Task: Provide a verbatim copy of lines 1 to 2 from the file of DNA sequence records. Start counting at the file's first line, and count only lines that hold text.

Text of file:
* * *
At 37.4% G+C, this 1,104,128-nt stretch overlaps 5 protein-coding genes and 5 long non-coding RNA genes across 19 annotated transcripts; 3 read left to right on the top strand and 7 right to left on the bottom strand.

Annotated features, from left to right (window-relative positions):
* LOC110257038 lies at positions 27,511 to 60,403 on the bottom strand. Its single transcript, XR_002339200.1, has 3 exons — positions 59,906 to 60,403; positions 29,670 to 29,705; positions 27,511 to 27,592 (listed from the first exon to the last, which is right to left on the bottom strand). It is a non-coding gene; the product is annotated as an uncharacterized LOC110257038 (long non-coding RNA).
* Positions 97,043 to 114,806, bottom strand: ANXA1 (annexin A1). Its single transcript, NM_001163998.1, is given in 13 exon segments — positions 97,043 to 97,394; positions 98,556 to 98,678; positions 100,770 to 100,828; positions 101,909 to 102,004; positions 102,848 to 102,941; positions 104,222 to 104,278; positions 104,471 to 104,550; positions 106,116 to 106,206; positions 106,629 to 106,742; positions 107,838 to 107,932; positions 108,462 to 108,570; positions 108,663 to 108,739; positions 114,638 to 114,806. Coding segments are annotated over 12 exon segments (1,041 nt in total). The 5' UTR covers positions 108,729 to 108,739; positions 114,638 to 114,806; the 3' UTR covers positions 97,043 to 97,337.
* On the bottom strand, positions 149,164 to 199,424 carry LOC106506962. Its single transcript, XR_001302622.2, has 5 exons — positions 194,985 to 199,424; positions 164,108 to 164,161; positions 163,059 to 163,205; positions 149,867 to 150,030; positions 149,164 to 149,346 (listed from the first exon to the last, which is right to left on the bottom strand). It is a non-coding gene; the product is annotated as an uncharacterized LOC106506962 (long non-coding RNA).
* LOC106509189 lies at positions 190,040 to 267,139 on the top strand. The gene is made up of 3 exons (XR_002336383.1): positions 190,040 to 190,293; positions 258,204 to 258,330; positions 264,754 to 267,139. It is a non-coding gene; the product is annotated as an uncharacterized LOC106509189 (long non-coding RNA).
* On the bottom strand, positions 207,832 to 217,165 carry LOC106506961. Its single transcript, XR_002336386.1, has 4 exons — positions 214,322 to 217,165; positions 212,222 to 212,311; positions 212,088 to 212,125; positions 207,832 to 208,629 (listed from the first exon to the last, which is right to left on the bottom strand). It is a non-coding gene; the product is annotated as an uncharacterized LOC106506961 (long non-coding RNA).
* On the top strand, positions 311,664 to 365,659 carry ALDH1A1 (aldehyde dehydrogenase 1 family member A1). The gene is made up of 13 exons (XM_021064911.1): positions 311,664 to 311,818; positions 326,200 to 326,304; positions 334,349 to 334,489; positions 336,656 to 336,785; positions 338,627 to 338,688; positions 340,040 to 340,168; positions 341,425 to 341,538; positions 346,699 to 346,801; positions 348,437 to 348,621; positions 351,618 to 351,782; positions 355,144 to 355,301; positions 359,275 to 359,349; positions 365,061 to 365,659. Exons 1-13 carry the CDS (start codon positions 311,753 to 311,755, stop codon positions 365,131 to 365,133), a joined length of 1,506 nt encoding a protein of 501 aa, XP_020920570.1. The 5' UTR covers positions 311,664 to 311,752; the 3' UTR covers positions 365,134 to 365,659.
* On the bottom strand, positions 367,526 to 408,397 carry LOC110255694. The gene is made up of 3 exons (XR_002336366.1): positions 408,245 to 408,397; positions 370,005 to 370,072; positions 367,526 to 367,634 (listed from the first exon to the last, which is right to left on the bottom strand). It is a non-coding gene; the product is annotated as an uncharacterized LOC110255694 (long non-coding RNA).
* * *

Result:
At 37.4% G+C, this 1,104,128-nt stretch overlaps 5 protein-coding genes and 5 long non-coding RNA genes across 19 annotated transcripts; 3 read left to right on the top strand and 7 right to left on the bottom strand.

Annotated features, from left to right (window-relative positions):